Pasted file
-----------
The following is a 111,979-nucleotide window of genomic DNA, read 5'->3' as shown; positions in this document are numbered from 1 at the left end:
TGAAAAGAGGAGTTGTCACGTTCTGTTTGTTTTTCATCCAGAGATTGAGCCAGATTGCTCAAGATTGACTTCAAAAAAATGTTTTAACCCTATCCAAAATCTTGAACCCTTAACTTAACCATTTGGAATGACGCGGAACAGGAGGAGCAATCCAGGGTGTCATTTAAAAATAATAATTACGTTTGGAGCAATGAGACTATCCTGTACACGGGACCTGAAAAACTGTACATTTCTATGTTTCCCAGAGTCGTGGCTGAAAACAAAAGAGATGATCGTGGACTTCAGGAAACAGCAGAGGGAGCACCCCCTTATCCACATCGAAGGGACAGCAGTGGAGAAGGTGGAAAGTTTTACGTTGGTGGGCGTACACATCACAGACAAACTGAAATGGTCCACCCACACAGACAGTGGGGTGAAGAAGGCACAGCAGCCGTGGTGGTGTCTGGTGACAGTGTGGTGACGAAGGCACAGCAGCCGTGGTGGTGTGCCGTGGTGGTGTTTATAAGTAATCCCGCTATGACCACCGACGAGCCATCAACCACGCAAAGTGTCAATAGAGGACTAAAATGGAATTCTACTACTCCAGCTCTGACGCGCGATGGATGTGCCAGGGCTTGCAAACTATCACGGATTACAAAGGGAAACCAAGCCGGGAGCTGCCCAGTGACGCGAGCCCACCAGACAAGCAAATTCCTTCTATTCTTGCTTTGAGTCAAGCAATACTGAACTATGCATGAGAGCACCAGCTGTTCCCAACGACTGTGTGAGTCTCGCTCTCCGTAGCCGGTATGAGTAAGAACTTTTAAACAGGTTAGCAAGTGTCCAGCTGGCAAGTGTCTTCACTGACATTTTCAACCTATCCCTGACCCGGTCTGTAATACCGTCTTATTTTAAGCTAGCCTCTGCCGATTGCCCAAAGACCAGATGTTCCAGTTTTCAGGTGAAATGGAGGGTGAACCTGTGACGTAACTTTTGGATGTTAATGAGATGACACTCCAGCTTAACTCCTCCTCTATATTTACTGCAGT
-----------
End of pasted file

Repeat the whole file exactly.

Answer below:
The following is a 111,979-nucleotide window of genomic DNA, read 5'->3' as shown; positions in this document are numbered from 1 at the left end:
TGAAAAGAGGAGTTGTCACGTTCTGTTTGTTTTTCATCCAGAGATTGAGCCAGATTGCTCAAGATTGACTTCAAAAAAATGTTTTAACCCTATCCAAAATCTTGAACCCTTAACTTAACCATTTGGAATGACGCGGAACAGGAGGAGCAATCCAGGGTGTCATTTAAAAATAATAATTACGTTTGGAGCAATGAGACTATCCTGTACACGGGACCTGAAAAACTGTACATTTCTATGTTTCCCAGAGTCGTGGCTGAAAACAAAAGAGATGATCGTGGACTTCAGGAAACAGCAGAGGGAGCACCCCCTTATCCACATCGAAGGGACAGCAGTGGAGAAGGTGGAAAGTTTTACGTTGGTGGGCGTACACATCACAGACAAACTGAAATGGTCCACCCACACAGACAGTGGGGTGAAGAAGGCACAGCAGCCGTGGTGGTGTCTGGTGACAGTGTGGTGACGAAGGCACAGCAGCCGTGGTGGTGTGCCGTGGTGGTGTTTATAAGTAATCCCGCTATGACCACCGACGAGCCATCAACCACGCAAAGTGTCAATAGAGGACTAAAATGGAATTCTACTACTCCAGCTCTGACGCGCGATGGATGTGCCAGGGCTTGCAAACTATCACGGATTACAAAGGGAAACCAAGCCGGGAGCTGCCCAGTGACGCGAGCCCACCAGACAAGCAAATTCCTTCTATTCTTGCTTTGAGTCAAGCAATACTGAACTATGCATGAGAGCACCAGCTGTTCCCAACGACTGTGTGAGTCTCGCTCTCCGTAGCCGGTATGAGTAAGAACTTTTAAACAGGTTAGCAAGTGTCCAGCTGGCAAGTGTCTTCACTGACATTTTCAACCTATCCCTGACCCGGTCTGTAATACCGTCTTATTTTAAGCTAGCCTCTGCCGATTGCCCAAAGACCAGATGTTCCAGTTTTCAGGTGAAATGGAGGGTGAACCTGTGACGTAACTTTTGGATGTTAATGAGATGACACTCCAGCTTAACTCCTCCTCTATATTTACTGCAGT